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South Korea denies nuclear weapons intentions despite disclosure of uranium enrichment test

Updated:
SEOUL, South Korea (AP) _ South Korea denied harboring any nuclear weapons ambitions Friday, saying a one-time uranium enrichment test by its scientists shouldn't derail U.S.-led efforts to dismantle rival North Korea's nuclear programs.

The denial _ stated repeatedly during a government interview with foreign news media _ came a day after South Korea admitted that its scientists conducted an unauthorized experiment in 2000 to enrich a small amount of uranium.

That admission to the International Atomic Energy Agency raised speculation that the South may have secretly dabbled with a weapons program, and confounded an international standoff over communist North Korea's nuclear weapons development.

Such an experiment could provide the North with a pretext to further delay the already stalling six-nation negotiations aimed at dismantling its nuclear facilities, which U.S. officials say are used to enrich uranium or yield plutonium for weapons.

``South Korea has never had, and does not have, enrichment or nuclear reprocessing programs, let alone a weaponization program,'' said Oh Joon, director general for international organizations at South Korea's Foreign Ministry.

Oh referred to the 2000 enrichment test _ conducted at South Korea's nuclear research center south of Seoul _ as an ``isolated scientific experiment,'' and dismissed any comparisons between it and suspected nuclear programs in such countries as Iran and North Korea.

He said South Korea doesn't have nuclear weapons capabilities.

``Since this was a one-time isolated scientific experiment, not part of any enrichment or weaponization program, we think this should not, and will not, have any impact on the ongoing six-nation nuclear talks,'' Oh said.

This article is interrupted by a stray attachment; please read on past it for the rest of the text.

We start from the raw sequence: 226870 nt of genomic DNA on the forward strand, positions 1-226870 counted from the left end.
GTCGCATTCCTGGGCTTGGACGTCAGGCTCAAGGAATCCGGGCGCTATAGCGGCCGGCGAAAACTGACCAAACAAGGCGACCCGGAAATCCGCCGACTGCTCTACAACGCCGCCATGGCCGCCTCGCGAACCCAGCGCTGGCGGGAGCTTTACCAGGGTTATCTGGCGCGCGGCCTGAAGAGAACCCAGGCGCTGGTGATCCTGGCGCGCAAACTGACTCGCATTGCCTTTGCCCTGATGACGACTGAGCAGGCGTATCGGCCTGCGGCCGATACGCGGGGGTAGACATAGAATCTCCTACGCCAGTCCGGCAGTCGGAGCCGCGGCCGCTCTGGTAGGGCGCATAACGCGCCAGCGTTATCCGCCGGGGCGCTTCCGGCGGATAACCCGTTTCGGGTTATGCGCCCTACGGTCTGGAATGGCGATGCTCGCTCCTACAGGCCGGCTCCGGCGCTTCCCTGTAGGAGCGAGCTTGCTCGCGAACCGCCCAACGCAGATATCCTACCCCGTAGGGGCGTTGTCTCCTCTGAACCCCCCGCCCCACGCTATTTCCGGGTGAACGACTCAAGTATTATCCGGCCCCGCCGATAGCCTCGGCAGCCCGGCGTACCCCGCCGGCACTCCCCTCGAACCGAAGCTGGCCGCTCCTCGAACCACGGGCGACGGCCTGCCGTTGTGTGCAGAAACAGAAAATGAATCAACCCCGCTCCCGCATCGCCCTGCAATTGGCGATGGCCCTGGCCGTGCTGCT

An IAEA team wrapped up a weeklong inspection in South Korea on Friday to verify the declaration the country made to the Austria-based U.N. nuclear watchdog last month and made public Thursday.

In the declaration, South Korea said its experiment ``involved the production of only milligram quantities of enriched uranium.''

Several pounds of highly enriched uranium are needed to build a bomb, experts say.

South Korea says it's too early to say whether its scientists perpetrated any serious violation of international nuclear nonproliferation agreements and thus should be punished.

Oh also refused to say whether the experiment produced any weapons-grade uranium. He said different levels of enrichment took place but that the average was much lower than weapons grade.

U.S. State Department spokesman Richard Boucher criticized the secret experiment as ``activity that should not have occurred.'' But he praised the U.S. ally for working with the IAEA to make sure the program has ended.

South Korea says the 2000 experiment involved separating just 0.01 ounce of uranium, and that the equipment used for the experiment was scrapped a few months after the test.

North Korea says it is building a nuclear deterrent to counter what it calls plans by the United States and South Korea to unleash a nuclear war on the divided Korean Peninsula.

The United States, the two Koreas, Japan, China and Russia have agreed to resume negotiations on the North's nuclear programs by the end of the month, but no date has been announced.
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